I sat in the very front row and I just remember how inspired I felt. I could tell that many others felt the same. Not one person spoke; the entire room stood quiet, which made the atmosphere even more powerful and inspiring. I found this event to be a great firsthand experience for everyone to see how far someone can go if they really want it, and really put their mind to it.
A casual lunch followed the Q&A. Some people came up, introduced themselves and shared how Kristal’s story inspired and motivated them to not only push harder to succeed within the fields they are working in, but also push themselves harder and put actions in place to reach their goals to be a successful individual in the business sector.
In Australia, the national research on demand and bookings of Indigenous tourism is patchy, often due to broad definitions of Indigenous tourism.
Quarterly research by Tourism Research Australia on visitors exiting the country tells us the growth in each state/region, what people do on holidays, how many nights they stay, what they spend, and how many in a group. These surveys don't have a lot of room for in depth detail about specific activities: people are filling them out as they board flights, and recalling data at a high level – which leaves a margin of error. A section in the survey dedicated to experiences says 'Indigenous' or 'cultural activity', which can mean a lot of things to different people. For example, the survey respondent may view broad experiences like public art galleries or free performances as a cultural experience - but that tourism spend does not flow back to an Indigenous person, and is not the same as booking a tourism experience with an Indigenous business.
These broad definitions can skew the data on how many people are really participating in Aboriginal cultural experiences, and driving economic benefit to Aboriginal people.
In 2013 Indigenous Business Australia (IBA) commissioned Supply and Demand research from Griffith University, who found that of the international visitors to Australia (around 20% of total visitors) just 5% sought Indigenous tourism experiences. Only a small number of those converted to booking. Most consumption of Indigenous tourism involves passive and free experiences such as museums, national parks, and art sites.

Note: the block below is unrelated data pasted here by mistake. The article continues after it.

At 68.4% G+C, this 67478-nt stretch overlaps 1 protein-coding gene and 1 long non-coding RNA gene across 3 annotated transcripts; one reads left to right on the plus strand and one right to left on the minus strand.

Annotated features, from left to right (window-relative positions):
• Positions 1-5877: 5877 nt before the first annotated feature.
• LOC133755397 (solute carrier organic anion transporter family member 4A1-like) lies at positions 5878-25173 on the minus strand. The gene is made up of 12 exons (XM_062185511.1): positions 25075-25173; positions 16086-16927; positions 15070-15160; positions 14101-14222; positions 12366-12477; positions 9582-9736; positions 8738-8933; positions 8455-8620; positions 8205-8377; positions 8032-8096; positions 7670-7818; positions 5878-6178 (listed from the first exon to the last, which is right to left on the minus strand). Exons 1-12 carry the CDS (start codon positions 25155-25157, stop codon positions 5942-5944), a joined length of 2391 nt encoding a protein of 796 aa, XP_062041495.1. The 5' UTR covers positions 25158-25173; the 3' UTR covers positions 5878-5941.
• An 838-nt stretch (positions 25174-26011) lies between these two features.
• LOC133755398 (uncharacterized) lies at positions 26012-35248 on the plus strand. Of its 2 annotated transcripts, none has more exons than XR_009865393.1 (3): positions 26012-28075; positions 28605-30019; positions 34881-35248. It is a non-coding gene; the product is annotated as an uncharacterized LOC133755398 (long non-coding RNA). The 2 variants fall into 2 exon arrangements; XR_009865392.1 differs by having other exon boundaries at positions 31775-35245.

A joint initiative by IBA and Tourism Australia called the Indigenous Tourism Champions Program (ITCP) ran from 2012-2017. By 2014, the number of ‘Champions’ doubled to 51 in the program, thanks to partnering with state tourism organisations and skilled tourism business mentors to intensively build capability. At that time, media reported around 14% of international visitors to Australia participated in an Aboriginal cultural experience during their visit, worth $5.6bn annually. The ITCP utilised best practise in developing the business capacity of Indigenous operators in remote as well as metropolitan places, with alignment to export trade needs and domestic channels. It started a conversation that we need to keep having.
Best practise tourism development is commercial in focus - and with good reason. We know in Australia, every $1 spent on an Indigenous business brings $4.40 social return. (Source: Supply Nation)
Best practise tourism development for Indigenous people in Australia and Canada puts strong emphasis on capacity and capability training for Indigenous entrepreneurs, supported by other Indigenous people. It is an integrated approach with state and national tourism agencies, focused on the activities that bring the most direct economic and thereby social advantages to Indigenous tourism operators.
IPS Management Consultants celebrates our fourth birthday today! We put together this card in appreciation of our fabulous directors.
These preconceptions revolve around a specific question: can an Indigenous tourism experience be anything other than a cultural experience? For example - a hotel? A gastronomic treat? A surfing tour that happens to be Aboriginal owned?
The answer to that question is that an Indigenous tourism experience is as varied as any other experience.
Indigenous clients have shared with me their frustration at being pigeonholed as ‘not Indigenous enough’, or not ‘traditional enough, you know, like from the desert’. They are told overtly in Trip Advisor reviews, and often have to tackle tourists’ assumption head-on during tours. There is still an expectation of what Indigenous tourism is and should be, and it is still largely defined by an Anglo Celtic western mindset, the target market most likely to purchase.